Moving to China – the facts
Importation of goods and consignments arriving in China are considered from several angles – Security/Safety, Customs Tax/Duty Revenues and Environmental Protection.
It is necessary for the owner of the goods to arrive in China before shipment to complete Customs formalities. One sea and one air shipment are permitted to arrive within six months of the customer’s arrival date. Electrical appliances, furniture, and food will be subject to Import Duty in addition to the usual dutiable items, such as alcohol. Clothes, shoes and kitchenware will usually be imported duty free, if it is the first shipment to China. Duties are based on the Customs assessed value, which is at the discretion of the local Customs office. For more information please visit www.customs.gov.cn.
An Import Permit, or ‘Customs sealed letter’ is required and needs to include the following elements:
- Passport and residence permit (must be at least 1 year validity)
- Alien Employment permit (1 year validity)
- Representative Card (for foreign representative office)
- Company’s Business Licence (required for JV or wholly owned Company)
- Import permit application form with Clients signature and Company’s seal
- Baggage Declaration form in duplicate, completed by Client on arrival at port of entry, signed and complete with and Customs stamp.
- Declarations to confirm goods are for personal use and not for re-sale
In line with all countries around the world, importation to China of foodstuffs or plant materials in a household effects shipment is not recommended. Items may be refused entry or may require a permit and any special examinations may cause delays and add inspection costs.
Allied Local Offices
Local to your new home
Allied are part of the worldwide Allied Network, who have long-established Allied offices in China. We offer assistance with documentation and clearances and once Customs are finalised, we will contact you to arrange delivery to your new home.
How long does it take?
Allied load more containers to China than any other Australian International Movers Association (AIMA) member and this ensures we can also offer more frequent departures.
Indicative transit times are as follows:
Only dogs and cats are permitted entry to China but will be subject to:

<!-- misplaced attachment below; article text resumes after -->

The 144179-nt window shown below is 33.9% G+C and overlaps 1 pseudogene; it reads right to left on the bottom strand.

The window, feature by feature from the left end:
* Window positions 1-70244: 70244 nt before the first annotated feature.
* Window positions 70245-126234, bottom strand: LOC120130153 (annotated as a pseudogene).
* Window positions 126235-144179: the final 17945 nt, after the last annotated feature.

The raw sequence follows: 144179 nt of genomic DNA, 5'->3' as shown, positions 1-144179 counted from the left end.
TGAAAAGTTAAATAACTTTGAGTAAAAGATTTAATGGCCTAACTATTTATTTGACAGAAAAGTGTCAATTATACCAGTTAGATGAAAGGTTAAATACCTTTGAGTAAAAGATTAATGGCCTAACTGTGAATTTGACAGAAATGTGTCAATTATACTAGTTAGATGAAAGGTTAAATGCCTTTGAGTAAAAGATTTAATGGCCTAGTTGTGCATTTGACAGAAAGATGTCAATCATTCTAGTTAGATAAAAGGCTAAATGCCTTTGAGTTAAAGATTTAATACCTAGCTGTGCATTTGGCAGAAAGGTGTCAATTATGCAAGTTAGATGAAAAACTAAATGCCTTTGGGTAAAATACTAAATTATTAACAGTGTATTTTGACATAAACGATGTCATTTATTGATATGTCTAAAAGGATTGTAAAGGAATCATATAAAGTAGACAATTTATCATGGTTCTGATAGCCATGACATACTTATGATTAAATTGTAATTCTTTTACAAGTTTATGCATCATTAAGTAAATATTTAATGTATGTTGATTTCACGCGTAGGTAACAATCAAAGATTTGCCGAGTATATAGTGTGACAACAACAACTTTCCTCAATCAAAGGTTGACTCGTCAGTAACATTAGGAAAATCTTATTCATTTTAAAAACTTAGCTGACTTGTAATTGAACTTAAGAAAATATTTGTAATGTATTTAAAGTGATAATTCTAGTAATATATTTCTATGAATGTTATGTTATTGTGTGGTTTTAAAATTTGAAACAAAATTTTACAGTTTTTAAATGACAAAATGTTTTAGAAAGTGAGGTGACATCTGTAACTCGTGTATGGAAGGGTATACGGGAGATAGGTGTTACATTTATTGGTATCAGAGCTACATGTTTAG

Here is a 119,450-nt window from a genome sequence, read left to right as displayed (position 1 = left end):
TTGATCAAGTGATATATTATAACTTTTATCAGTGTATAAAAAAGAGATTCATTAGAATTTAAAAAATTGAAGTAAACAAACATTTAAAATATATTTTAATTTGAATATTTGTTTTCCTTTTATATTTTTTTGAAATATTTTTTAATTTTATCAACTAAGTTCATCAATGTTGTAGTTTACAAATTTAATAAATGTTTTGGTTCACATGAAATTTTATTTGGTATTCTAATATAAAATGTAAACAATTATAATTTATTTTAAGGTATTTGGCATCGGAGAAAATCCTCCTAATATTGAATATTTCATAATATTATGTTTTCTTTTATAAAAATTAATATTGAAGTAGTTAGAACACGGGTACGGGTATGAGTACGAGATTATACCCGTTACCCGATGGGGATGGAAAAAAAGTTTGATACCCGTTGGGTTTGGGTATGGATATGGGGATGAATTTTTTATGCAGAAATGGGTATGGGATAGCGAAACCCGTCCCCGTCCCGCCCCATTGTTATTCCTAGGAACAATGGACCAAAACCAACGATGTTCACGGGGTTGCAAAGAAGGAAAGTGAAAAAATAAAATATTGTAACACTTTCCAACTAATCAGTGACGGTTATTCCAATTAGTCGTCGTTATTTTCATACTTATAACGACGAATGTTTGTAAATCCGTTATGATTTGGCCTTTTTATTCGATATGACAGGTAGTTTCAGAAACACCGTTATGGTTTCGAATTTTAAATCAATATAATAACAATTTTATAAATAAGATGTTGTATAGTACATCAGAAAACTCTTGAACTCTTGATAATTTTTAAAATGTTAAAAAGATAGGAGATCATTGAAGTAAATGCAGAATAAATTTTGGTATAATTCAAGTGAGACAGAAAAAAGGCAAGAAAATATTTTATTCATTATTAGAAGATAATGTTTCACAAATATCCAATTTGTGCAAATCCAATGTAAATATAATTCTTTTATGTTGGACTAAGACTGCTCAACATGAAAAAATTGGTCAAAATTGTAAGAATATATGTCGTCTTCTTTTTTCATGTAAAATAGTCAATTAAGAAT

- A vet examination no more than 24 hours prior to export
- 30 days pre-isolation in approved premises
- Current rabies vaccination
- Veterinary export health certificate
- Import permit
The logistics are detailed and for this reason we would recommend asking Allied to refer you to an approved specialist in this area.
Most modern televisions will work in China. However with the advent of digital receivers it is inevitable that your television will need to be connected to the equivalent of an Australian Digital Satellite/Cable receiver in China. It is worth checking with the manufacturer if you have any concerns.
Electrical items should generally work on the Chinese system, though it is always worth checking with the manufacturer if you have any concerns. http://wikitravel.org/en/Electrical_systems
Vehicles can be imported with an Import Permit, but this is very difficult to obtain and duties are high, so this is not a recommended course of action.
Prohibited Items – but not limited to
- Firearms, weapons, explosives, ammunition
- TV satellite dishes, telecommunications equipment
- Office items not considered for family use ie photocopiers, printers, fax etc
- Foodstuffs – dried food strictly prohibited in West China
- Narcotics, medical supplies
- Printed material that may be deemed offensive in political or moral terms
- Products of endangered species
- Gambling equipment
- Diving equipment
- Maps where the Chinese border is not in accordance with Chinese law
- Grand pianos (except for professional pianists)
For more information please visit: www.aqsiq.gov.cn
Restricted items or items likely to attract interest
- Books, Magazines, CDs, DVDs, VCDs: Total quantity permitted is calculated based on the volume of shipment. These will be inspected by the Customs Bureau, anything deemed offensive or subversive will be confiscated and the owner fined.
- Alcohol is not allowed in North China such as Beijin and Dalian, but up to 50 bottles allowed by sea in Shanghai and South China, subject to duties. Total quantity permitted is calculated based on the volume of shipment.
- Asian/Chinese antiques must be indicated on the inventory and permission requested to register for re–export, there is no guarantee that this will be granted, so this this reason they are not recommended for inclusion.
- Dried food: Air none, Sea 30kgs maximum in original sealed packaging